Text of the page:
Delta Survey

A British Academy Research Project

Information on the archaeological sites of the Delta is presented here in the form web-pages containing an alphabetical listing of sites. Where a substantial amount of information is available, or photographs of the site exist, links are provided to supplementary pages. The site-names in most cases are those of the Survey of Egypt maps. The material is offered as a source of reference and a tool for the planning of new projects.  The letters 'T' and 'K' in the lists stand for 'Tell' and 'Kom' respectively, Arabic words for 'mound', describing the usual appearance of archaeological sites in the region.

We would recommend viewing this area of the website on a desktop computer. 

You may also be interested to visit the separate Western Delta Regional Survey on Durham University's website here: http://community.dur.ac.uk/penelope.wilson/Delta/Survey.html 

Surveyed for the EES in 2018 by Elena Tiribilli, who reported:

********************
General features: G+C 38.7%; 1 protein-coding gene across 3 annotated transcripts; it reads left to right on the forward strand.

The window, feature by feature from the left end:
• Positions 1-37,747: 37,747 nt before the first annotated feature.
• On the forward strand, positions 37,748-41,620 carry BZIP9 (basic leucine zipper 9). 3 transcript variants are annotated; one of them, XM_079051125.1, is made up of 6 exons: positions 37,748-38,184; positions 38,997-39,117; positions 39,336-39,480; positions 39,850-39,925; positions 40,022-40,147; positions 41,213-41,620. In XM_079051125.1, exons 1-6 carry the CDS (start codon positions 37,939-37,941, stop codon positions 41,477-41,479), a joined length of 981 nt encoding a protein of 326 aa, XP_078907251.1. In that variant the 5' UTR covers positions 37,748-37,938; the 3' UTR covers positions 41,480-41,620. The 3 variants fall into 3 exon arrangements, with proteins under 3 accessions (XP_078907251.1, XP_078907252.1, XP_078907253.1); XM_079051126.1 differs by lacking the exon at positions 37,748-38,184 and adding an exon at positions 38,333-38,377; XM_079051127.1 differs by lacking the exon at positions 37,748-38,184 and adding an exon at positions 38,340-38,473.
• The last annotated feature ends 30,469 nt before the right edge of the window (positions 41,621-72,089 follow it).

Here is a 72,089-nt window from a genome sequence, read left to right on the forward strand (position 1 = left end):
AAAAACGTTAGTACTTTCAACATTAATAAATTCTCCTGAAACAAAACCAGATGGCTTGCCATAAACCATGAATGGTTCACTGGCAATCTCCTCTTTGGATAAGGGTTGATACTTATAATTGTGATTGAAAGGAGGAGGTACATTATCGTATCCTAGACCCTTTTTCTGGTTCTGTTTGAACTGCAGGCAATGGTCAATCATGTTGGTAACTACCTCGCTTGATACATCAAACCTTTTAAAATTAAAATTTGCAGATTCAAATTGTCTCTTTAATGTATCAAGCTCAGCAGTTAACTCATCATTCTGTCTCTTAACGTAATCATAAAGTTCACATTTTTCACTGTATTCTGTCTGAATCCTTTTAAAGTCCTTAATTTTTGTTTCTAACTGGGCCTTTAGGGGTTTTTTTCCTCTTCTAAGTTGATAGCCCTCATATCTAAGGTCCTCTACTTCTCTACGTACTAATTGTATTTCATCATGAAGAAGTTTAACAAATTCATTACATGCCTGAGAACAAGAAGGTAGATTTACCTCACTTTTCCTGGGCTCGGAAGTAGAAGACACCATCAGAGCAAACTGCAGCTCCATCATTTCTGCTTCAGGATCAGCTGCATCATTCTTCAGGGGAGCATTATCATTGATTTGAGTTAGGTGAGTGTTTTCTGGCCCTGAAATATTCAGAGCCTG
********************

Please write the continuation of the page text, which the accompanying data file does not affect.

Kom el-Magayir II presents numerous fired bricks scattered across the site showing a variety of building features still visible on the surface, but now collapsed. It does not appear on the 1916 Survey of Egypt 1:100,000 map nor on the 1992 Topographical Map. Only a couple of diagnostic pottery sherds were collected in this area. It is hard to pinpoint any date of human activity at this place based on the few pottery sherds we recorded, and it is not possible to determine the exact identification of the structures and their relation to Kom el-Magayir I (EES 395). In addition, doubts also arise concerning the identification of the area as an archaeological site, since the Corona satellite image shows modern buildings in the area in 1968. See Israel Hinojosa-Baliño, Elena Tiribilli, Penelope Wilson, 'The Delta Survey Project Survey in Kafr el-Sheikh and Beheira governorates in 2018', Egyptian Archaeology 55.

The photographs below show the limited extent of the site and the fired brick remains (E.Tiribilli, 2018).

Read more about the Kafr el Dawar survey (2018) here